Are there any plans to purchase a more aggressive, off-road truck and truck camper setup like a Four Wheel Camper?

Brian Ribera: Yes, we absolutely love our current setup, but as we have expanded to running multiple events at once having another, more lightweight rig able to handle slightly more aggressive terrain would be useful. Any potential sponsors or donors out there please take note!

Do you have any favorite places or trails you like to explore? What has been the most difficult and challenging?

Brian Ribera: Our favorite area has been Moab, Utah. There’s just so much trail access and places to explore. It’s perfect for long periods off-grid. Challenging terrain is not hard to find in a truck camper this big and it’s been a learning curve for sure, however, we manage fairly well now and have increased our reach and capability.

What are your favorite states where you like to explore?

Brian Ribera: We’re having fun in the western states right now, but we’re interested in taking our truck camper everywhere we can!

Are there any areas or trails that you think are overlooked?

Brian Ribera: I believe many of the northern states are overlooked. We all know the big names around the country, but there’s lots of secret spots up north.

This has been great talking to you. Thanks again for taking the time to talk with us. Is there anything else you’d like to tell us about your organization?

Brian Ribera: Oh, thank you so much, Mike, it’s been a pleasure. We love the truck camper and off-road communities because there are so many parallels that relate to military life; the preparedness, mission planning, technical skills needed, and dealing with environmental factors. We all know how to improvise, adapt, and overcome. There is a common love of helping others in need. If I had one simple ask it would be for any readers to please follow us on Instagram, Facebook, and YouTube. You’d be surprised how this helps us reach veterans in need and gain sponsorship and support. And please reach out to us at Military Mobility if you have any ideas!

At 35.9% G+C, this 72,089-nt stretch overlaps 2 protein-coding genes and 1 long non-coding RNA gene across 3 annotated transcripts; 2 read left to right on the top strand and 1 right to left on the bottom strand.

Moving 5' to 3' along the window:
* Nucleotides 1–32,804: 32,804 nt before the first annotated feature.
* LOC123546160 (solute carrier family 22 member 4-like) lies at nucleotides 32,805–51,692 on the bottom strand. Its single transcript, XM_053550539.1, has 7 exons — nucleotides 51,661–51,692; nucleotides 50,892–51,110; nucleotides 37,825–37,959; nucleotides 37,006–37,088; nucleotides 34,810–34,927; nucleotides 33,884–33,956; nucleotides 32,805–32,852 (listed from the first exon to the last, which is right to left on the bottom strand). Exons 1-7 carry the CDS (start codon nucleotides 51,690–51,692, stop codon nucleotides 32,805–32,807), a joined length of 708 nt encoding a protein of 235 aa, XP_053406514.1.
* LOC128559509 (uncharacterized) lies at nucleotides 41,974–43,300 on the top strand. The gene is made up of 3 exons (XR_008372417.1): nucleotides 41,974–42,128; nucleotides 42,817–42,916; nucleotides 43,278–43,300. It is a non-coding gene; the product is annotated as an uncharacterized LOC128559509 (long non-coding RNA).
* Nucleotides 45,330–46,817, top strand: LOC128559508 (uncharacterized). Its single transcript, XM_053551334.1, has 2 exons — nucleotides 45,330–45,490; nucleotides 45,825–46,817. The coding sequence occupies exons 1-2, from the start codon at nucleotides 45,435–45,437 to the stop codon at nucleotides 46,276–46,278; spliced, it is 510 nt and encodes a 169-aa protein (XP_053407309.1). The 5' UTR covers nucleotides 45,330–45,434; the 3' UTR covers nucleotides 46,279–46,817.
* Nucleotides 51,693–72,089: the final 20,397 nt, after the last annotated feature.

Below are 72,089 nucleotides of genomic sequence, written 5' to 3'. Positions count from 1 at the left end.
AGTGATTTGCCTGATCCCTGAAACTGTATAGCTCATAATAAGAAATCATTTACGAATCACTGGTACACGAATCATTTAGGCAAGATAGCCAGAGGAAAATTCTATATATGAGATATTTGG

All Veterans, including us, having given blood, sweat and tears for this country. Military Mobility will always be there to support them and we hope you come along with us on this critically important journey. The journey to ensure that all Veterans have a place to belong, understand that they are not alone, and maintain a healthy zest for life in our great nation.

About Mello Mike 878 Articles
Mello Mike is an Arizona native, author, and the founder of Truck Camper Adventure. He's been RV'ing since 2002, is a certified RVIA Level 1 RV Technician, and has restored several Airstream travel trailers. A communications expert and licensed ham radio operator (KK7TCA), he retired from the U.S. Navy in 2004 as a CWO3 after 24 years, holds a BS degree, and now runs Truck Camper Adventure full-time. He also does some RV consulting, repairs, and inspections on the side. He currently rolls in a 4WD Ram 3500 outfitted with a SherpTek truck bed with a Bundutec Roadrunner mounted on top.